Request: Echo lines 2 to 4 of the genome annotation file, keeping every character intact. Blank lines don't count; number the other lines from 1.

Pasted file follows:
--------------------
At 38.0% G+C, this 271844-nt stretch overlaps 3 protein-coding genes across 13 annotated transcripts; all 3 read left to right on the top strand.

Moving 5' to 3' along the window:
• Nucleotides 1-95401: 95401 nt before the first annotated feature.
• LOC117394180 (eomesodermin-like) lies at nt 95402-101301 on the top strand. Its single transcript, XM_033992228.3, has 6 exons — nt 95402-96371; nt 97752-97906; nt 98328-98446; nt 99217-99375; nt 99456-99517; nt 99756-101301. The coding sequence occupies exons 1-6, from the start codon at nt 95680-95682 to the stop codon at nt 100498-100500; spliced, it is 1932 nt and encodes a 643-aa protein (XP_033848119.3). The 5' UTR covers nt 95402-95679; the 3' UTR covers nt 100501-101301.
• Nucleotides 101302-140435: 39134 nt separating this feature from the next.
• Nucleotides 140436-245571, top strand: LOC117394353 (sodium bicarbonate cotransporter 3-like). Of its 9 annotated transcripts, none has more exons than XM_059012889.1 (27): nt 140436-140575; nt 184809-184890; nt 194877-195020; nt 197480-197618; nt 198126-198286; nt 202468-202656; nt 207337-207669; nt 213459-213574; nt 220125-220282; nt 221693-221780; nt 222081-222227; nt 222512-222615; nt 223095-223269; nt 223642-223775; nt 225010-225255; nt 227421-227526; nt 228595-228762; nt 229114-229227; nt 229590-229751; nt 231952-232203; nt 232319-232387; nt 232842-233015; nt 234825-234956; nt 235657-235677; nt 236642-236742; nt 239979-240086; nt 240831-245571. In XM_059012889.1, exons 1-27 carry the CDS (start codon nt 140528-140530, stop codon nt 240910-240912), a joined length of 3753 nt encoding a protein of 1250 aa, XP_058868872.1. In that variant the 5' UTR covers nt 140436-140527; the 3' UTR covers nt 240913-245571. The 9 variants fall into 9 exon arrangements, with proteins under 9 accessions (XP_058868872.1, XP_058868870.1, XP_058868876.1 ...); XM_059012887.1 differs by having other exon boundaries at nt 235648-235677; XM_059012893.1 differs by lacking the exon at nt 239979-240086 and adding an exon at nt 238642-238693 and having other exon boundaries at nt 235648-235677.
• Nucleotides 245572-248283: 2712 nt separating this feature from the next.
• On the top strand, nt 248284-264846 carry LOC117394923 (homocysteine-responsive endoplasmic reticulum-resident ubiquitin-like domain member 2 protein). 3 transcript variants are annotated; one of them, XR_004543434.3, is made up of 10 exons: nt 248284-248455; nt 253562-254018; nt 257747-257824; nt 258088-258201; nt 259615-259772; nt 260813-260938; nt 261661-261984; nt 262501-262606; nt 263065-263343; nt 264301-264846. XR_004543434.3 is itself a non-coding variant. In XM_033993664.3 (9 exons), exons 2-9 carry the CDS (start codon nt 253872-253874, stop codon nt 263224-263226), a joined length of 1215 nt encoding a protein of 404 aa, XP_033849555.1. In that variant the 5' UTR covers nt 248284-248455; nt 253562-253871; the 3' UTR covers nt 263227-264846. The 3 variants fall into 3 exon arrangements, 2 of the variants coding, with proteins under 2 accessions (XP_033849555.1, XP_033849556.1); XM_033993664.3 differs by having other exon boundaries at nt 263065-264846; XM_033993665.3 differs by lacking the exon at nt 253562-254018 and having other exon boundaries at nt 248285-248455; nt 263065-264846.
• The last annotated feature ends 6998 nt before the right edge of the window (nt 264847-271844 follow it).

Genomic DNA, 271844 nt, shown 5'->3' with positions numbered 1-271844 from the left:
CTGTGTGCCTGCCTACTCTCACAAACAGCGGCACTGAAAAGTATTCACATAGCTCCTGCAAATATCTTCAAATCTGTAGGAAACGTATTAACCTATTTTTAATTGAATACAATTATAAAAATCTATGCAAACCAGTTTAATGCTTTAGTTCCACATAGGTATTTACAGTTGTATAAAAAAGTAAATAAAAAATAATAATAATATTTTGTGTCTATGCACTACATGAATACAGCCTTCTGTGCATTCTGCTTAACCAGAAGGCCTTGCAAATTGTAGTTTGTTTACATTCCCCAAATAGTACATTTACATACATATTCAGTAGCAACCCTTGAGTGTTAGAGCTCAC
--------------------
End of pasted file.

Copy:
Moving 5' to 3' along the window:
• Nucleotides 1-95401: 95401 nt before the first annotated feature.
• LOC117394180 (eomesodermin-like) lies at nt 95402-101301 on the top strand. Its single transcript, XM_033992228.3, has 6 exons — nt 95402-96371; nt 97752-97906; nt 98328-98446; nt 99217-99375; nt 99456-99517; nt 99756-101301. The coding sequence occupies exons 1-6, from the start codon at nt 95680-95682 to the stop codon at nt 100498-100500; spliced, it is 1932 nt and encodes a 643-aa protein (XP_033848119.3). The 5' UTR covers nt 95402-95679; the 3' UTR covers nt 100501-101301.